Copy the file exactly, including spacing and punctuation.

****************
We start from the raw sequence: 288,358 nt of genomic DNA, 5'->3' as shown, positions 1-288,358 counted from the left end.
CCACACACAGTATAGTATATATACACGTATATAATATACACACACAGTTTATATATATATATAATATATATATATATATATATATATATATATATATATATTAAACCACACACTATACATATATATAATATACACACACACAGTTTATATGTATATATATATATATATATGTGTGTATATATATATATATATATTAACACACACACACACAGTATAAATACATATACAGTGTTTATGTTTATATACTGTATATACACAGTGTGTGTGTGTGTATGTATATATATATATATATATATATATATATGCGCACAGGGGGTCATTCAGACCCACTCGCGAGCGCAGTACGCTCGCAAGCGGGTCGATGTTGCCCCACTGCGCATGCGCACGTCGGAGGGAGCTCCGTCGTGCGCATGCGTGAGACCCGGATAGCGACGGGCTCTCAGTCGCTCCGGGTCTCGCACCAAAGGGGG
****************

We start from the raw sequence: 288,358 nt of genomic DNA, 5'->3' as shown, positions 1-288,358 counted from the left end.
CCACACACAGTATAGTATATATACACGTATATAATATACACACACAGTTTATATATATATATAATATATATATATATATATATATATATATATATATATATTAAACCACACACTATACATATATATAATATACACACACACAGTTTATATGTATATATATATATATATATGTGTGTATATATATATATATATATTAACACACACACACACAGTATAAATACATATACAGTGTTTATGTTTATATACTGTATATACACAGTGTGTGTGTGTGTATGTATATATATATATATATATATATATATATGCGCACAGGGGGTCATTCAGACCCACTCGCGAGCGCAGTACGCTCGCAAGCGGGTCGATGTTGCCCCACTGCGCATGCGCACGTCGGAGGGAGCTCCGTCGTGCGCATGCGTGAGACCCGGATAGCGACGGGCTCTCAGTCGCTCCGGGTCTCGCACCAAAGGGGG